Working with BDA, a coalition of women-, minority-, and veteran-owned broker-dealers has requested that the SEC provide targeted relief from the net capital rule for comanagers in corporate underwriting syndicates.
You can read the BDA’s letter to the SEC here.
FINRA’s syndicate closing rule (FINRA Uniform Practice Code Rule 11880) specifies that book-running managers on corporate bond underwriting syndicates have up to 90 days to close the syndicate account and pay comanagers their share of underwriting revenues, and lead managers almost always take the full 90 days. While comanagers are waiting for their funds, the SEC’s Net Capital Rule specifies that syndicate receivables cannot count towards regulatory capital. So for 90 days after deal closing, comanagers’ revenue is tied up at the book-runner, not earning float and not able to be counted as capital.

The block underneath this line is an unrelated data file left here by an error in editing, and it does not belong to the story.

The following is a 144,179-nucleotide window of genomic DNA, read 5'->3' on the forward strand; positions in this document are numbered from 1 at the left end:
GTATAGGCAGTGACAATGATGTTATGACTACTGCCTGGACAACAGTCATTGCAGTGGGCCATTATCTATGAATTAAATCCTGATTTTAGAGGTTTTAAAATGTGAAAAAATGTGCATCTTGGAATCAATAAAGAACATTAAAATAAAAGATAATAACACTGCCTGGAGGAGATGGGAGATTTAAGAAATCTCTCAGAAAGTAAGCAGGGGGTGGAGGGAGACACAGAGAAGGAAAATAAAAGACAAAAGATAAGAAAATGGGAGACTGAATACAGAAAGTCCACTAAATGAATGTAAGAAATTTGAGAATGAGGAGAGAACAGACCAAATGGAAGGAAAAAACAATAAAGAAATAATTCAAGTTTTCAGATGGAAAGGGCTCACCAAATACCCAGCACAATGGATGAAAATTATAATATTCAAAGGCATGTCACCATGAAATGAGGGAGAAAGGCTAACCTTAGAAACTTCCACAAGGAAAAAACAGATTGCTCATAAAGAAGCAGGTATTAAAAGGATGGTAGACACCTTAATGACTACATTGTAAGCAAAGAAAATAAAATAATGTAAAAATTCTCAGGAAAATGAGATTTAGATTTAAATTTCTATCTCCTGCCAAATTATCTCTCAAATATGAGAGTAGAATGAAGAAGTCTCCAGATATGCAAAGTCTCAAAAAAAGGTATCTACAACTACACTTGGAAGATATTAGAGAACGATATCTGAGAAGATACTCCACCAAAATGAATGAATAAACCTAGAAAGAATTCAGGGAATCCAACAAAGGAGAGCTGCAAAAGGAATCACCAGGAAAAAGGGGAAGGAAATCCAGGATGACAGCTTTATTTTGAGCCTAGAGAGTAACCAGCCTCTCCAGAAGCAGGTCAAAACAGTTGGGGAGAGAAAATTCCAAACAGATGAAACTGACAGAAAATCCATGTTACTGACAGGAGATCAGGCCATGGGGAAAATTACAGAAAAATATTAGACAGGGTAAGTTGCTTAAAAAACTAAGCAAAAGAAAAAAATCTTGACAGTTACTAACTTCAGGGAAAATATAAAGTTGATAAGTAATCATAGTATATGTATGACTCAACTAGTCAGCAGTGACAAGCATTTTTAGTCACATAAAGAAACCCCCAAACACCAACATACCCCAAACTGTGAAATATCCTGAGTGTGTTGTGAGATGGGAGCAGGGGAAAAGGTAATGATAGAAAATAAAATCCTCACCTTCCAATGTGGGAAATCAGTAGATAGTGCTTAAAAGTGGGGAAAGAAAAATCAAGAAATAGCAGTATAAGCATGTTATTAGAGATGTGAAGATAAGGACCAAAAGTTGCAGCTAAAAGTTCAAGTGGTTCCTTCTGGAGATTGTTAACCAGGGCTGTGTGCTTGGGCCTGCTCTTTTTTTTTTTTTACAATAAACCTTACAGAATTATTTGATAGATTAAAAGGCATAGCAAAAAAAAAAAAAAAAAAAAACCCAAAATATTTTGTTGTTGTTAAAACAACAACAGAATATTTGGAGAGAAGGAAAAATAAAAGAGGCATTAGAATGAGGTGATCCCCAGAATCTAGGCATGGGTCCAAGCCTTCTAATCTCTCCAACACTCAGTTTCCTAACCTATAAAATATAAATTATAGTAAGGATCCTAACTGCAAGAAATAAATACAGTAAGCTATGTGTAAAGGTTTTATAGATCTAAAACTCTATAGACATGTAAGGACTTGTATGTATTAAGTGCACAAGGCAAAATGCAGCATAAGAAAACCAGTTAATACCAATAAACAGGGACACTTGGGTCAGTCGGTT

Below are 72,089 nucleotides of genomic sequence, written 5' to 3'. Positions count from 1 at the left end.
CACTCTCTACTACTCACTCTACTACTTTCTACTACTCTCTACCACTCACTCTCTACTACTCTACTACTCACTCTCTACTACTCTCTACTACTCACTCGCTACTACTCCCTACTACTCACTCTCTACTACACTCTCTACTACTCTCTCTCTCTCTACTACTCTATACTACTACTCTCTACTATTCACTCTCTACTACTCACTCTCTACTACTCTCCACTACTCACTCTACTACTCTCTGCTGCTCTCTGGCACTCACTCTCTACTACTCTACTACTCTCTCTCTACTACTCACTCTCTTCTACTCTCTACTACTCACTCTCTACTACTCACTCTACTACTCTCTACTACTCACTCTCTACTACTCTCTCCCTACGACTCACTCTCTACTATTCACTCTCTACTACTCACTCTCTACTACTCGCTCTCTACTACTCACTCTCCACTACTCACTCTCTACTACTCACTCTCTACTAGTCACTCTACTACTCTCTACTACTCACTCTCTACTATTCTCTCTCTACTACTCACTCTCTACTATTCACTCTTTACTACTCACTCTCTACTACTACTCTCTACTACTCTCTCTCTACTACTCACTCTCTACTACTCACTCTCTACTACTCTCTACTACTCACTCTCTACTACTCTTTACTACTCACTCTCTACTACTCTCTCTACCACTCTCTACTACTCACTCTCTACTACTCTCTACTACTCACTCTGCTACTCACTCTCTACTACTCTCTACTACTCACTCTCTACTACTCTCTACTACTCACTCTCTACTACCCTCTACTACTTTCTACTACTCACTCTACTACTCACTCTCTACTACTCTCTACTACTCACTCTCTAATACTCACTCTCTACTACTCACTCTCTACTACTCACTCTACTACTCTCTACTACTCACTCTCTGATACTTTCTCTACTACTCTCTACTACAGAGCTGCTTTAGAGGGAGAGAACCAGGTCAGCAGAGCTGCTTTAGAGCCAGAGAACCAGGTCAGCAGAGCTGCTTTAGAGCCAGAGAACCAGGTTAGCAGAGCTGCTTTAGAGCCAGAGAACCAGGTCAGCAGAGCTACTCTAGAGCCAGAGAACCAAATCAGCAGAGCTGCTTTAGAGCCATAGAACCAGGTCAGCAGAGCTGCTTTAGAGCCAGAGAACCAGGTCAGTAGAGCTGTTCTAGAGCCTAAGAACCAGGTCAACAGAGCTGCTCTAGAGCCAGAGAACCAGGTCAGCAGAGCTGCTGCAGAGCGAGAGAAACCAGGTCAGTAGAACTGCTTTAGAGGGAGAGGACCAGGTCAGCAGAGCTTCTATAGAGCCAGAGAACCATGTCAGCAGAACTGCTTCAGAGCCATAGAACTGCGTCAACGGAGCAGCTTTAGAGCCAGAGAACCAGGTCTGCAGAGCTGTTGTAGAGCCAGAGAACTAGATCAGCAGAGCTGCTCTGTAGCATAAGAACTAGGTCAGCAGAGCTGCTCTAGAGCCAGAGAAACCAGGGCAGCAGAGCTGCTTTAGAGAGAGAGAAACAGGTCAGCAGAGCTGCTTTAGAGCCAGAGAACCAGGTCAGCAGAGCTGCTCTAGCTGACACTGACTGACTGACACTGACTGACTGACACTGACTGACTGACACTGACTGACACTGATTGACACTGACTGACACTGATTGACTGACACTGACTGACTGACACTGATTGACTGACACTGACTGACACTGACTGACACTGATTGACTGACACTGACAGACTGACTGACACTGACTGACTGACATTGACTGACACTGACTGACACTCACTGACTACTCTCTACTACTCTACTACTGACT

The coalition of firms has asked the SEC to provide relief from the net capital rule on the basis that short-term syndicate receivables pose little counterparty risk to comanagers and therefore should be treated as capital. Both the FINRA syndicate rule and the SEC net capital rule have been on the books since the 80s, with no change to the relevant provisions.
While this issue acutely affects women- and minority-owned firms–because they’re seeing more corporate comanager business in recent months–it affects any firm that serves as a comanager on corporate transactions.
BDA will continue to work with these firms and the SEC to address this longstanding issue.